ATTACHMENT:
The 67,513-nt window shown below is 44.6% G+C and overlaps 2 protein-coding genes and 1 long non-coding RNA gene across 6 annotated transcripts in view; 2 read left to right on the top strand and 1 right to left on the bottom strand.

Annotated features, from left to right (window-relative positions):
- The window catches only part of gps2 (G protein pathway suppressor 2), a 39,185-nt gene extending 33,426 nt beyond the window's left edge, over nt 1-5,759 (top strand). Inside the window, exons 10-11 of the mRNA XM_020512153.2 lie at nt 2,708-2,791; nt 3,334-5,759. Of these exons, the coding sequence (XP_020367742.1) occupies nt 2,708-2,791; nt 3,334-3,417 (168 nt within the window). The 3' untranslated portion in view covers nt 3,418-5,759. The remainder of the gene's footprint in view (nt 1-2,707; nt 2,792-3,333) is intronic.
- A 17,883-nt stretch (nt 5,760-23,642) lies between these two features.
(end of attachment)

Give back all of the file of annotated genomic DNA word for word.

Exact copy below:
The 67,513-nt window shown below is 44.6% G+C and overlaps 2 protein-coding genes and 1 long non-coding RNA gene across 6 annotated transcripts in view; 2 read left to right on the top strand and 1 right to left on the bottom strand.

Annotated features, from left to right (window-relative positions):
- The window catches only part of gps2 (G protein pathway suppressor 2), a 39,185-nt gene extending 33,426 nt beyond the window's left edge, over nt 1-5,759 (top strand). Inside the window, exons 10-11 of the mRNA XM_020512153.2 lie at nt 2,708-2,791; nt 3,334-5,759. Of these exons, the coding sequence (XP_020367742.1) occupies nt 2,708-2,791; nt 3,334-3,417 (168 nt within the window). The 3' untranslated portion in view covers nt 3,418-5,759. The remainder of the gene's footprint in view (nt 1-2,707; nt 2,792-3,333) is intronic.
- A 17,883-nt stretch (nt 5,760-23,642) lies between these two features.